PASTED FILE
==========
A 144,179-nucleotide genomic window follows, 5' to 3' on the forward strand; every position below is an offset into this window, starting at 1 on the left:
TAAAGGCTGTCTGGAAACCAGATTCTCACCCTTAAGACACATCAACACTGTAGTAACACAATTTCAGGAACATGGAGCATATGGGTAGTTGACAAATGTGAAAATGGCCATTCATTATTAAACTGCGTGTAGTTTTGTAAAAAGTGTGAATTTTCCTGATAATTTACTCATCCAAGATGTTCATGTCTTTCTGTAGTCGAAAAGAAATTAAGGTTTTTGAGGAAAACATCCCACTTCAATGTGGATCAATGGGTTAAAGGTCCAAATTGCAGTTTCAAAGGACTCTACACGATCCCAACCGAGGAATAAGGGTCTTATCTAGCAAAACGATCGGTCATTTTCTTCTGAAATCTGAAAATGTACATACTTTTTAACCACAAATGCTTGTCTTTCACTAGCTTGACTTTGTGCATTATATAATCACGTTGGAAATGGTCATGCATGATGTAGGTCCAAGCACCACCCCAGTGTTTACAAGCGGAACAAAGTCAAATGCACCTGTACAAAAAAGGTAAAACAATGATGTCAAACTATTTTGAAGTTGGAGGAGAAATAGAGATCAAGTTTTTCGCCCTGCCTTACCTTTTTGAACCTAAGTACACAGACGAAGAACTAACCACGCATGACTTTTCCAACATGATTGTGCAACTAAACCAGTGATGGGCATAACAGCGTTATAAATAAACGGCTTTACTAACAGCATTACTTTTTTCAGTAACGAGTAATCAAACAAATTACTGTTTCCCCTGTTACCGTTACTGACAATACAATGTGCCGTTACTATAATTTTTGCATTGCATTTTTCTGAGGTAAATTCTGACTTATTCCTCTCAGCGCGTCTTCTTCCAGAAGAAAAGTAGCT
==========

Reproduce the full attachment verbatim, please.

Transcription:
A 144,179-nucleotide genomic window follows, 5' to 3' on the forward strand; every position below is an offset into this window, starting at 1 on the left:
TAAAGGCTGTCTGGAAACCAGATTCTCACCCTTAAGACACATCAACACTGTAGTAACACAATTTCAGGAACATGGAGCATATGGGTAGTTGACAAATGTGAAAATGGCCATTCATTATTAAACTGCGTGTAGTTTTGTAAAAAGTGTGAATTTTCCTGATAATTTACTCATCCAAGATGTTCATGTCTTTCTGTAGTCGAAAAGAAATTAAGGTTTTTGAGGAAAACATCCCACTTCAATGTGGATCAATGGGTTAAAGGTCCAAATTGCAGTTTCAAAGGACTCTACACGATCCCAACCGAGGAATAAGGGTCTTATCTAGCAAAACGATCGGTCATTTTCTTCTGAAATCTGAAAATGTACATACTTTTTAACCACAAATGCTTGTCTTTCACTAGCTTGACTTTGTGCATTATATAATCACGTTGGAAATGGTCATGCATGATGTAGGTCCAAGCACCACCCCAGTGTTTACAAGCGGAACAAAGTCAAATGCACCTGTACAAAAAAGGTAAAACAATGATGTCAAACTATTTTGAAGTTGGAGGAGAAATAGAGATCAAGTTTTTCGCCCTGCCTTACCTTTTTGAACCTAAGTACACAGACGAAGAACTAACCACGCATGACTTTTCCAACATGATTGTGCAACTAAACCAGTGATGGGCATAACAGCGTTATAAATAAACGGCTTTACTAACAGCATTACTTTTTTCAGTAACGAGTAATCAAACAAATTACTGTTTCCCCTGTTACCGTTACTGACAATACAATGTGCCGTTACTATAATTTTTGCATTGCATTTTTCTGAGGTAAATTCTGACTTATTCCTCTCAGCGCGTCTTCTTCCAGAAGAAAAGTAGCT